Prohibition in the US caused a popular tantrum that resulted in an era of decadence and disregard that still captures the public imagination. The New York Whiskey Club presents Cutty Sark “Prohibition Edition”.
The excise tax on alcohol was such a significant contributor to the US economy that it seemed the pietistic efforts of the teetotaling Anti-Saloon League would remain in vain. However, the introduction of a nationwide income tax dissolved this dependence and paved the way for over a decade of merriment and mayhem.
The National Prohibition Act, also known as the Volstead Act, was passed into law in 1920 outlawing the manufacture, transportation and sale of alcoholic beverages. As actual consumption was never illegal, the subsequent untaxed and inflated alcohol prices motivated immense investment in the party scene, giving rise to an era of celebration that appears in hindsight as a decadent public bender. Indulging their love of booze with such unanimous disregard for the law, the people reinforced the inevitable failure of Prohibition. Reinstated with their right to intoxicate, Prohibition ended in 1933, remaining to this day the only Amendment to the United States Constitution to have ever been repealed.
Cutty Sark celebrates this public victory by honoring one of Prohibition’s most notorious smugglers, Captain William S. McCoy. Cutty Sark “Prohibition Edition” is a handcrafted, small batch Scotch blended from top quality grain and single malt whiskies. Matured in American oak casks and non‐chill filtered, this 100 proof whiskey gives a super smooth finish with lingering warmth and subtle hints of spice.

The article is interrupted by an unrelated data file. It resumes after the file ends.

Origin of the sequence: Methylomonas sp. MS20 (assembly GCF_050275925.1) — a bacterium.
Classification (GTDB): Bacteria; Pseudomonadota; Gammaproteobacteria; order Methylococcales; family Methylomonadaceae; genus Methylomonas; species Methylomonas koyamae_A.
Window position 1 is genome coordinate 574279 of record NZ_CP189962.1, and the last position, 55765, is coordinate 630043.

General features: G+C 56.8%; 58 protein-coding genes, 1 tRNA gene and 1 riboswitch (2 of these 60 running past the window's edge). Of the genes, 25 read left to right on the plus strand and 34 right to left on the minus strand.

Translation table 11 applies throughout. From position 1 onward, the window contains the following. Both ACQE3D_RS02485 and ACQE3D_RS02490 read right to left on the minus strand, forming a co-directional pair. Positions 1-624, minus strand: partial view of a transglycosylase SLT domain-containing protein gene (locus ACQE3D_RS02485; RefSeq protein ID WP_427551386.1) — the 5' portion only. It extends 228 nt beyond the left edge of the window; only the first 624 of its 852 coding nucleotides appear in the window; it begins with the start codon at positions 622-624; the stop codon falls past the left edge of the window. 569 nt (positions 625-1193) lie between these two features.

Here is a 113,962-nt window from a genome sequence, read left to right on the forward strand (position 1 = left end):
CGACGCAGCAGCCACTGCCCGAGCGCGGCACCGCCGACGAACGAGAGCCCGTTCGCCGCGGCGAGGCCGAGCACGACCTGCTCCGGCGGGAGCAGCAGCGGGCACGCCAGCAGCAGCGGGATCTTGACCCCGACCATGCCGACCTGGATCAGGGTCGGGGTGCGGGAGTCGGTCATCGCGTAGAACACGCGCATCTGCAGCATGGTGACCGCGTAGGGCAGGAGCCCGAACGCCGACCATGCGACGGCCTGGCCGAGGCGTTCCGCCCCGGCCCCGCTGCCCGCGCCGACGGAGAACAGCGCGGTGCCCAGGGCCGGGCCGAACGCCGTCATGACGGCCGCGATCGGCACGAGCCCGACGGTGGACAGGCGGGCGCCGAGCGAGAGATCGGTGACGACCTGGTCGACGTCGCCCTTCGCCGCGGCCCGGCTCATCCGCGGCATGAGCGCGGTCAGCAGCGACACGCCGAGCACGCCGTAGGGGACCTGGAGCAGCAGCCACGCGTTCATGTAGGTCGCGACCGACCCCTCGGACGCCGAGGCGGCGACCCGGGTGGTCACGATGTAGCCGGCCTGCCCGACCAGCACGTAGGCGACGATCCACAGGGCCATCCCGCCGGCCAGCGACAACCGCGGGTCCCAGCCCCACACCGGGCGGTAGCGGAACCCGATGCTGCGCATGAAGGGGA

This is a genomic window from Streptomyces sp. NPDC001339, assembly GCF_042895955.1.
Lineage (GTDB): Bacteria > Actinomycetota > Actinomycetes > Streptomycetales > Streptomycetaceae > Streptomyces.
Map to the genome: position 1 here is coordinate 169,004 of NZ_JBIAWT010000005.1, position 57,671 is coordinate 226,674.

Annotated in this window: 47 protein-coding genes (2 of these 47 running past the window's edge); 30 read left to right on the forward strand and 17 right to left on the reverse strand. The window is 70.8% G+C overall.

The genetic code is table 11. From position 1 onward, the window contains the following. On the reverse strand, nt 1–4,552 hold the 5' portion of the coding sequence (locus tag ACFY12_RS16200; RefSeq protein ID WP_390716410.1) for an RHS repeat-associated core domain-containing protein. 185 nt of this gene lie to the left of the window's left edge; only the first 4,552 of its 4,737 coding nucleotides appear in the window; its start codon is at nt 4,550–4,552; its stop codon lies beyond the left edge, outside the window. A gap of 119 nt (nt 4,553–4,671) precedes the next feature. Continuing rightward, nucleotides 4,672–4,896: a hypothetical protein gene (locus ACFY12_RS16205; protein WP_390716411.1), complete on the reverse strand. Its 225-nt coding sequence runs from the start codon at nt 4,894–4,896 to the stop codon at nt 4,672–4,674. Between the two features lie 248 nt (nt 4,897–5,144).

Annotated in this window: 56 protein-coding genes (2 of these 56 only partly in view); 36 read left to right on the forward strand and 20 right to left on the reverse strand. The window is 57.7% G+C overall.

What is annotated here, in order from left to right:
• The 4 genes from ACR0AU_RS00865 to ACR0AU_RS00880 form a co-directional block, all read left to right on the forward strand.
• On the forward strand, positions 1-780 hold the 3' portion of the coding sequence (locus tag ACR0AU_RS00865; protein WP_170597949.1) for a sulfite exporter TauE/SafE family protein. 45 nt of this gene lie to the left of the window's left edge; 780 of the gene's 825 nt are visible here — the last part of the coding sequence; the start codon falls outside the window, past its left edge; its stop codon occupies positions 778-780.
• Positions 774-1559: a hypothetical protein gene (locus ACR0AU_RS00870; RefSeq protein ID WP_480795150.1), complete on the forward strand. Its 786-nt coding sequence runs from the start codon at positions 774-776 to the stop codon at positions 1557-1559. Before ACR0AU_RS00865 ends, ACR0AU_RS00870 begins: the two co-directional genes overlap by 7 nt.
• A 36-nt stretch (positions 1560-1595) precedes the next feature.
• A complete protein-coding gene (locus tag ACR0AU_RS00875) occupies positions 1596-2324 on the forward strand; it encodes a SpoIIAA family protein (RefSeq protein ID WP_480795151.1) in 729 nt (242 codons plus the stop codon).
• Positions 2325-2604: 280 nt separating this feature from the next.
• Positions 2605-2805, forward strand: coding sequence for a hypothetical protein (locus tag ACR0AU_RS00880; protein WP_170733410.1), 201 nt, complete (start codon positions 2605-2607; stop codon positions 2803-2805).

The MAN show during New York’s Men’s Market Week 2014 will be spotlighting this rare and refined Cutty Sark “Prohibition Edition” whiskey for the first time at Le Baron in NYC.
When most Prohibition alcohols were diluted to maximize profit, Captain William S. McCoy earned his honorable reputation as a rumrunner through consistently selling his merchandise unadulterated. This gave popular contemporary reference to the historical idiom “The real McCoy”, signifying something as being the genuine article.
Given the limited availability of ice during Prohibition years, whiskey was often drunk neat (without ice). Neat whiskey is best appreciated from a whiskey tumbler (also known as the old fashioned or low-ball) which contains a wide rim and a flat bottom, allowing the spirit to be appropriately agitated and capturing the aromas for nosing.